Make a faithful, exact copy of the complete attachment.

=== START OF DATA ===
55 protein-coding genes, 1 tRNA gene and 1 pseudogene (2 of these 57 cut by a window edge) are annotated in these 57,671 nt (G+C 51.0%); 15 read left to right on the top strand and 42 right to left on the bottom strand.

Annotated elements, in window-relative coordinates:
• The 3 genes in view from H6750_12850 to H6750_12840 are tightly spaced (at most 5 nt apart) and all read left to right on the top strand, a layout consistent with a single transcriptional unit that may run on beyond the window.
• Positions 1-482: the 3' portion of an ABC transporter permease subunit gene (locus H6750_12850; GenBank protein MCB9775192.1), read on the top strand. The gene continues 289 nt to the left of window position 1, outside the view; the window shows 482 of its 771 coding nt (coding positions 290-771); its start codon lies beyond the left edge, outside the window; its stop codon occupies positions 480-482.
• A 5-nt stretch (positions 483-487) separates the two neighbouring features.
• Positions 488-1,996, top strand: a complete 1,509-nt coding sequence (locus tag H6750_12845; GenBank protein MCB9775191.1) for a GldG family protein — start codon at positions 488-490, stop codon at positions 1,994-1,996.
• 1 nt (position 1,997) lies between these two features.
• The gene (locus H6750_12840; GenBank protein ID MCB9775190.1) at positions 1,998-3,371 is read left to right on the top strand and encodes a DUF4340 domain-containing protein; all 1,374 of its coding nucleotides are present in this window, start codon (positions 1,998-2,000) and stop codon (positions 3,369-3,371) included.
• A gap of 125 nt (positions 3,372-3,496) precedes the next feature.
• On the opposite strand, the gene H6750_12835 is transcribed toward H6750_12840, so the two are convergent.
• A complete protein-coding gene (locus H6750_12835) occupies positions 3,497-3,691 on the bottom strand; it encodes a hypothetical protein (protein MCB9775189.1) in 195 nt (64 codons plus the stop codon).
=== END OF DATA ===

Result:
55 protein-coding genes, 1 tRNA gene and 1 pseudogene (2 of these 57 cut by a window edge) are annotated in these 57,671 nt (G+C 51.0%); 15 read left to right on the top strand and 42 right to left on the bottom strand.

Annotated elements, in window-relative coordinates:
• The 3 genes in view from H6750_12850 to H6750_12840 are tightly spaced (at most 5 nt apart) and all read left to right on the top strand, a layout consistent with a single transcriptional unit that may run on beyond the window.
• Positions 1-482: the 3' portion of an ABC transporter permease subunit gene (locus H6750_12850; GenBank protein MCB9775192.1), read on the top strand. The gene continues 289 nt to the left of window position 1, outside the view; the window shows 482 of its 771 coding nt (coding positions 290-771); its start codon lies beyond the left edge, outside the window; its stop codon occupies positions 480-482.
• A 5-nt stretch (positions 483-487) separates the two neighbouring features.
• Positions 488-1,996, top strand: a complete 1,509-nt coding sequence (locus tag H6750_12845; GenBank protein MCB9775191.1) for a GldG family protein — start codon at positions 488-490, stop codon at positions 1,994-1,996.
• 1 nt (position 1,997) lies between these two features.
• The gene (locus H6750_12840; GenBank protein ID MCB9775190.1) at positions 1,998-3,371 is read left to right on the top strand and encodes a DUF4340 domain-containing protein; all 1,374 of its coding nucleotides are present in this window, start codon (positions 1,998-2,000) and stop codon (positions 3,369-3,371) included.
• A gap of 125 nt (positions 3,372-3,496) precedes the next feature.
• On the opposite strand, the gene H6750_12835 is transcribed toward H6750_12840, so the two are convergent.
• A complete protein-coding gene (locus H6750_12835) occupies positions 3,497-3,691 on the bottom strand; it encodes a hypothetical protein (protein MCB9775189.1) in 195 nt (64 codons plus the stop codon).